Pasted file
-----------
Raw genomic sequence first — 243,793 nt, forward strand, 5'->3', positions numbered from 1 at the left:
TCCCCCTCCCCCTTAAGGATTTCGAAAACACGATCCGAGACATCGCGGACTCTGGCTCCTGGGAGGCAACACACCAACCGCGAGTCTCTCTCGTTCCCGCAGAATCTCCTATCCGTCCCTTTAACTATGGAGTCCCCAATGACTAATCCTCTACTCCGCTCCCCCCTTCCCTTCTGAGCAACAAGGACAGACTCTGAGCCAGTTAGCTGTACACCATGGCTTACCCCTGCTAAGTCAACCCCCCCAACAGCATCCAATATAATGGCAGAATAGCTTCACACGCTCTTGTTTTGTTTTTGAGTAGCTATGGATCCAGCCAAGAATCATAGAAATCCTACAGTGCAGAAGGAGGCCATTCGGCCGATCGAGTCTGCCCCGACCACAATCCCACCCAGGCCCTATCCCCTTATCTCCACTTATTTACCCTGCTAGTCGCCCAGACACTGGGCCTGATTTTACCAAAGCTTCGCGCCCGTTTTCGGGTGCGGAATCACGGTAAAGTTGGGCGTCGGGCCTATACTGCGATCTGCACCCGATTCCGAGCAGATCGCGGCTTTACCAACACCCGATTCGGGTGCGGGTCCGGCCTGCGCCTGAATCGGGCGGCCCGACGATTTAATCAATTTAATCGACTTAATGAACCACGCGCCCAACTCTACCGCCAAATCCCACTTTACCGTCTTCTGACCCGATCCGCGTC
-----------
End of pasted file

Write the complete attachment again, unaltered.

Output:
Raw genomic sequence first — 243,793 nt, forward strand, 5'->3', positions numbered from 1 at the left:
TCCCCCTCCCCCTTAAGGATTTCGAAAACACGATCCGAGACATCGCGGACTCTGGCTCCTGGGAGGCAACACACCAACCGCGAGTCTCTCTCGTTCCCGCAGAATCTCCTATCCGTCCCTTTAACTATGGAGTCCCCAATGACTAATCCTCTACTCCGCTCCCCCCTTCCCTTCTGAGCAACAAGGACAGACTCTGAGCCAGTTAGCTGTACACCATGGCTTACCCCTGCTAAGTCAACCCCCCCAACAGCATCCAATATAATGGCAGAATAGCTTCACACGCTCTTGTTTTGTTTTTGAGTAGCTATGGATCCAGCCAAGAATCATAGAAATCCTACAGTGCAGAAGGAGGCCATTCGGCCGATCGAGTCTGCCCCGACCACAATCCCACCCAGGCCCTATCCCCTTATCTCCACTTATTTACCCTGCTAGTCGCCCAGACACTGGGCCTGATTTTACCAAAGCTTCGCGCCCGTTTTCGGGTGCGGAATCACGGTAAAGTTGGGCGTCGGGCCTATACTGCGATCTGCACCCGATTCCGAGCAGATCGCGGCTTTACCAACACCCGATTCGGGTGCGGGTCCGGCCTGCGCCTGAATCGGGCGGCCCGACGATTTAATCAATTTAATCGACTTAATGAACCACGCGCCCAACTCTACCGCCAAATCCCACTTTACCGTCTTCTGACCCGATCCGCGTC